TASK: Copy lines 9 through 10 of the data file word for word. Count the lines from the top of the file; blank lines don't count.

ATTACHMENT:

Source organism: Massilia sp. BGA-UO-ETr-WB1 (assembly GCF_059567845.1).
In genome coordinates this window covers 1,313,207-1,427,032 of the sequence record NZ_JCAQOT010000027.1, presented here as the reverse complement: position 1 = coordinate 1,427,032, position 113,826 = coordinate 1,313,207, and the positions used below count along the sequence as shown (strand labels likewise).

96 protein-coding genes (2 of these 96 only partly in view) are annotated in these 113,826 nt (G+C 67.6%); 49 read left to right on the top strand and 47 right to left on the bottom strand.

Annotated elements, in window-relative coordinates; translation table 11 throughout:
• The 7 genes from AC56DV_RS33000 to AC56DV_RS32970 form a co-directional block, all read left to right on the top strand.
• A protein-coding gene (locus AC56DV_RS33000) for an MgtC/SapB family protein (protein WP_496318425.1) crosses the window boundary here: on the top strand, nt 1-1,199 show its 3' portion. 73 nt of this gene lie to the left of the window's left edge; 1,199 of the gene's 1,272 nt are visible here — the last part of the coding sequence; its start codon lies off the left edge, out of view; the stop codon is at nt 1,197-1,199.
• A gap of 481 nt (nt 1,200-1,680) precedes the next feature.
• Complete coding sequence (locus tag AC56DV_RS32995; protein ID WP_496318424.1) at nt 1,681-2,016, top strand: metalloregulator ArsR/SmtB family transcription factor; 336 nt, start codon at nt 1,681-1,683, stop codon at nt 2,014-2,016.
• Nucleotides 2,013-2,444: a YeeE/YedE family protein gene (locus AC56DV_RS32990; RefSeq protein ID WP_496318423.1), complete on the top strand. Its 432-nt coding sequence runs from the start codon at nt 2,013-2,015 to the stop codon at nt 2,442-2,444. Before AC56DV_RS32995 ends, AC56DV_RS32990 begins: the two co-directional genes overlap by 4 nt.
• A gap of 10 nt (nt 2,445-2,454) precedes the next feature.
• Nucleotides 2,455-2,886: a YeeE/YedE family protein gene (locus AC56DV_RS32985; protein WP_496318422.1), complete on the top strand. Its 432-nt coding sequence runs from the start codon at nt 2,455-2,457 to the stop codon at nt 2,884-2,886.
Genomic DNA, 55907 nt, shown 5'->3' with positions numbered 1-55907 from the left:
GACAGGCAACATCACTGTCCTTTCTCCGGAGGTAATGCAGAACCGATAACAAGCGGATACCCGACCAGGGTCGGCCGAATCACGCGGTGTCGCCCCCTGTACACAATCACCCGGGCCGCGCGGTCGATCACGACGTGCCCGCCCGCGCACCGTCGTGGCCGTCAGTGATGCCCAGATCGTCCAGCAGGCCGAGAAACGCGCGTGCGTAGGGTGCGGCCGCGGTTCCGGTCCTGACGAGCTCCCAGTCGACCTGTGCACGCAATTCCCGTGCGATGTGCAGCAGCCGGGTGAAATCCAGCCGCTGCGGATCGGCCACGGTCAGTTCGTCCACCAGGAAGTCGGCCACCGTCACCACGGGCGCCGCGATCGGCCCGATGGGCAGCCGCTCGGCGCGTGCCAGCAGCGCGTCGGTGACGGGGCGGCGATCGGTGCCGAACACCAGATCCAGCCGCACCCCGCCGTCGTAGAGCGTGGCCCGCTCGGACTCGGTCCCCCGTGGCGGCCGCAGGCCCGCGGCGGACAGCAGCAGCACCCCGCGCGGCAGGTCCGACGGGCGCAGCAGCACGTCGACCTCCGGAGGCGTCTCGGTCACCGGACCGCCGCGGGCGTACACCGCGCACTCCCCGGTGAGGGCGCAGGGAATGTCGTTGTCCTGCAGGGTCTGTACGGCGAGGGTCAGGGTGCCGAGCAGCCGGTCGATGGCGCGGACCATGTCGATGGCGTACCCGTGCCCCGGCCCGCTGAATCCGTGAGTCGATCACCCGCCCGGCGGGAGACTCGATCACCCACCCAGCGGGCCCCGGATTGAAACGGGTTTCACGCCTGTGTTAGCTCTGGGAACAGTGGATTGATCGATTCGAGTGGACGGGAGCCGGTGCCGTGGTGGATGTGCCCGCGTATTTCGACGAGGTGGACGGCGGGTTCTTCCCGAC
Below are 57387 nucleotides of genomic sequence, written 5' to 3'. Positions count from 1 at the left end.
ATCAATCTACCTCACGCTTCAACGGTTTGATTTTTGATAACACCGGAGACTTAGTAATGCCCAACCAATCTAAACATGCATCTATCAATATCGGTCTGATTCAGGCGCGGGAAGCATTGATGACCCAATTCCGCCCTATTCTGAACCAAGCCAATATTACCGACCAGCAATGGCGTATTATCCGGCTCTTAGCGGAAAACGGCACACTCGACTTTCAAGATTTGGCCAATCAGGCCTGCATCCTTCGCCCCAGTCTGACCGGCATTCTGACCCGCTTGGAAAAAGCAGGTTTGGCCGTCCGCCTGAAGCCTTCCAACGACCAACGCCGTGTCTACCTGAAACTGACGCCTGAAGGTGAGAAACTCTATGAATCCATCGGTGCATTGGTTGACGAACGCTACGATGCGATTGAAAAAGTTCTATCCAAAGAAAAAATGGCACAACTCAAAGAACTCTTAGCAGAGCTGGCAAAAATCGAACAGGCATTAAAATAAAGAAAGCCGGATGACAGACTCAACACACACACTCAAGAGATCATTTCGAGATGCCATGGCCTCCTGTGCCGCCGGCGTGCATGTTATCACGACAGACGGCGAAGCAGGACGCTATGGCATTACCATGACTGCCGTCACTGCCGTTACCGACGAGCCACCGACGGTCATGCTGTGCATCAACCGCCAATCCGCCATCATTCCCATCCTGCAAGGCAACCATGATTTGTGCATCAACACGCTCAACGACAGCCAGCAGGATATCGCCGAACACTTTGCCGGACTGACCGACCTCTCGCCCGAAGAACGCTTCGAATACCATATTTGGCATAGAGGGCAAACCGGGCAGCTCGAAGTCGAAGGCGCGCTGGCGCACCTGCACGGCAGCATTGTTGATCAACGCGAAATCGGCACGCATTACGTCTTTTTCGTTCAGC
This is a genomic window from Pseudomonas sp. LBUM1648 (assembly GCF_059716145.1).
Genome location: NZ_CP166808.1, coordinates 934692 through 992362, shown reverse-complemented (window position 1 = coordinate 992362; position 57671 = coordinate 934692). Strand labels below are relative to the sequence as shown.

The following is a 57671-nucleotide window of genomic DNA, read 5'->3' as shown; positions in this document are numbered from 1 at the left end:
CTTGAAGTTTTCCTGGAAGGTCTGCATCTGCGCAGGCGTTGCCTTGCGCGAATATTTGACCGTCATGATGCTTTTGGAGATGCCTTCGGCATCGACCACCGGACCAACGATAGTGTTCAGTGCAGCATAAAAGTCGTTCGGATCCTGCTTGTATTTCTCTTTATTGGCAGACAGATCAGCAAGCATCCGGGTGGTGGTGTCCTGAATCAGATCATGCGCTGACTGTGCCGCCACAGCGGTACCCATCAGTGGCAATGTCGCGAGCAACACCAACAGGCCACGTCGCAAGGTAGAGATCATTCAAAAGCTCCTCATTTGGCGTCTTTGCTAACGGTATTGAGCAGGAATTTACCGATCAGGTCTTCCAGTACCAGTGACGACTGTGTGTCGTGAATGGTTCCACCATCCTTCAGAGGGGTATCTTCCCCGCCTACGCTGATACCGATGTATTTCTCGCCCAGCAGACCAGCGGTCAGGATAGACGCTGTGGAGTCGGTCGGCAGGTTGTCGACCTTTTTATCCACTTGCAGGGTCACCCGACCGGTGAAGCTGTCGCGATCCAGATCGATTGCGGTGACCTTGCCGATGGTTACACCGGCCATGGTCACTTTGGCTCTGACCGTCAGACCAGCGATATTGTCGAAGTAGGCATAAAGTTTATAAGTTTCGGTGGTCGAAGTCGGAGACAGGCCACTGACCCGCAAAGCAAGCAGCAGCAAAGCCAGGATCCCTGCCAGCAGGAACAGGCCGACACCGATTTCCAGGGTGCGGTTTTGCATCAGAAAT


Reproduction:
• Nucleotides 2,013-2,444: a YeeE/YedE family protein gene (locus AC56DV_RS32990; RefSeq protein ID WP_496318423.1), complete on the top strand. Its 432-nt coding sequence runs from the start codon at nt 2,013-2,015 to the stop codon at nt 2,442-2,444. Before AC56DV_RS32995 ends, AC56DV_RS32990 begins: the two co-directional genes overlap by 4 nt.
• A gap of 10 nt (nt 2,445-2,454) precedes the next feature.